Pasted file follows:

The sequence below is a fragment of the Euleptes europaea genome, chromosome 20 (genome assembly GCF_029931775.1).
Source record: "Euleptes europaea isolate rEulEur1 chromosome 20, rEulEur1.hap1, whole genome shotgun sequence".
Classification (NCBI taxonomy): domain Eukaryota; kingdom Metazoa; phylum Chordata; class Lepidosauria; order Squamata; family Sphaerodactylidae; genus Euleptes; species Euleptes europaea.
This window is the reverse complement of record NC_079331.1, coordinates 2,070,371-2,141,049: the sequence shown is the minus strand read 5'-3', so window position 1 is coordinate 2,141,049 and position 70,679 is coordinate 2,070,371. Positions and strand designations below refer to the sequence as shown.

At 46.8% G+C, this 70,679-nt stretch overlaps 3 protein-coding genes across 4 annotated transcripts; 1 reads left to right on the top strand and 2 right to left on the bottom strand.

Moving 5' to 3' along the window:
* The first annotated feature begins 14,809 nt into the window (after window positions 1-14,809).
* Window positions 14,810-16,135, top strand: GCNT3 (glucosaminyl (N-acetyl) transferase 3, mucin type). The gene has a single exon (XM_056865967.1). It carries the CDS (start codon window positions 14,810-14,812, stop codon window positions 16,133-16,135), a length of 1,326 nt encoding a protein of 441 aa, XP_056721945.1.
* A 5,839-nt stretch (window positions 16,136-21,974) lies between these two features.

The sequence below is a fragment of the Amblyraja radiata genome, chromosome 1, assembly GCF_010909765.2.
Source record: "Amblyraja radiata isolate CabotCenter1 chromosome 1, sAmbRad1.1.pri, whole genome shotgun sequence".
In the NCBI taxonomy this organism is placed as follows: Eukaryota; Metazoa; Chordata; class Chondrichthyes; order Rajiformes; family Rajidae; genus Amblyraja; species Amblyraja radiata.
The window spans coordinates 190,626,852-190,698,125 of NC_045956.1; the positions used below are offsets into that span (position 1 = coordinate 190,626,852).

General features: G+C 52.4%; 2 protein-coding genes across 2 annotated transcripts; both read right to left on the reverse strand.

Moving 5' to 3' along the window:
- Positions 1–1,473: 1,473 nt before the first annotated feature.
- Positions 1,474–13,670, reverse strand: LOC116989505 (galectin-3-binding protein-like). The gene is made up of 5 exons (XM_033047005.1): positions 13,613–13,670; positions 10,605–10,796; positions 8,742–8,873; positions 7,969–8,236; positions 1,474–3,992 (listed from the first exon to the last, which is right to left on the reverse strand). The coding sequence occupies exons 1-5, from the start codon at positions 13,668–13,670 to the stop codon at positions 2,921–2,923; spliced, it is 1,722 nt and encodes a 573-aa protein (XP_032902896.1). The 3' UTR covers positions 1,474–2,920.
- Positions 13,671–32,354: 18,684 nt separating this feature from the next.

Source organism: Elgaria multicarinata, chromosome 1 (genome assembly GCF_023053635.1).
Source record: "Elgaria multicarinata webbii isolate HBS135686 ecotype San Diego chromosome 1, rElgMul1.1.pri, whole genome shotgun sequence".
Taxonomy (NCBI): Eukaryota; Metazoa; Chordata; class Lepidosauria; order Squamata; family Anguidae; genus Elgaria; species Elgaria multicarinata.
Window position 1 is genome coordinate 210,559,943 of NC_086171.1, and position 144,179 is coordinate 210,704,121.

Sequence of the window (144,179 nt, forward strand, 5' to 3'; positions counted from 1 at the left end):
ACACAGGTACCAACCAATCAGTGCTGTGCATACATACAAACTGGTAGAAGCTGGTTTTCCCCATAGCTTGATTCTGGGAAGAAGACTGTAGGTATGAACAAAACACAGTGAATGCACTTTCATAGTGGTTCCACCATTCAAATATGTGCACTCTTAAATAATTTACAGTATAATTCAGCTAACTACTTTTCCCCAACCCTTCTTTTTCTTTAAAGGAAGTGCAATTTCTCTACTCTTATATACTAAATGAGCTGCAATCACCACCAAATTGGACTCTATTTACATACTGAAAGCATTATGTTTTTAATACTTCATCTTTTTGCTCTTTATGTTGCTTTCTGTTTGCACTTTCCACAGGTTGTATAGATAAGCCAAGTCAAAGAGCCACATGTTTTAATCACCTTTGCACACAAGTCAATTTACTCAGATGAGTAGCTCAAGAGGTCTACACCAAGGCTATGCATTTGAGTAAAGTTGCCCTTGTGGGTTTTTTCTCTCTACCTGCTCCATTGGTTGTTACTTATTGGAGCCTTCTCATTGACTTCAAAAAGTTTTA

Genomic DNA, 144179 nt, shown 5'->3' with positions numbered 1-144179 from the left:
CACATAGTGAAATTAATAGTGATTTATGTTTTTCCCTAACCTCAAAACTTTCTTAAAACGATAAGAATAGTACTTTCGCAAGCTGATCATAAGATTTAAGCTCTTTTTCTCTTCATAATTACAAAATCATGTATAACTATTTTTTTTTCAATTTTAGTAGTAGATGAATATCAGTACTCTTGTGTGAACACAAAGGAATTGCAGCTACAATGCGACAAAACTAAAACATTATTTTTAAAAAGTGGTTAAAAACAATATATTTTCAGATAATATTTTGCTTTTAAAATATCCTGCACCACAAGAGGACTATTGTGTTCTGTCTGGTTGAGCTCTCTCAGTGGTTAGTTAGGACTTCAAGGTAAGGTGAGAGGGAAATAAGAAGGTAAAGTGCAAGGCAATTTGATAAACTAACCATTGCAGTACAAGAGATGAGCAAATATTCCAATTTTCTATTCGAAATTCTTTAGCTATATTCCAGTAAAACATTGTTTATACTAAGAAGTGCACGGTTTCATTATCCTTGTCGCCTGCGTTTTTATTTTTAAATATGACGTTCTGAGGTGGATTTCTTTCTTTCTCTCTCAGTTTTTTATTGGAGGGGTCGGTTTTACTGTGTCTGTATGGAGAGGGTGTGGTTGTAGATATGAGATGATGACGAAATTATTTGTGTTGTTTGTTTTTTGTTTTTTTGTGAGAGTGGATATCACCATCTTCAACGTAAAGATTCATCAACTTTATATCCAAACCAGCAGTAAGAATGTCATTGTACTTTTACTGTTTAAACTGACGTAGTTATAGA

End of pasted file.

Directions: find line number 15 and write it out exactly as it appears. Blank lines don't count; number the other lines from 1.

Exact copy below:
Moving 5' to 3' along the window: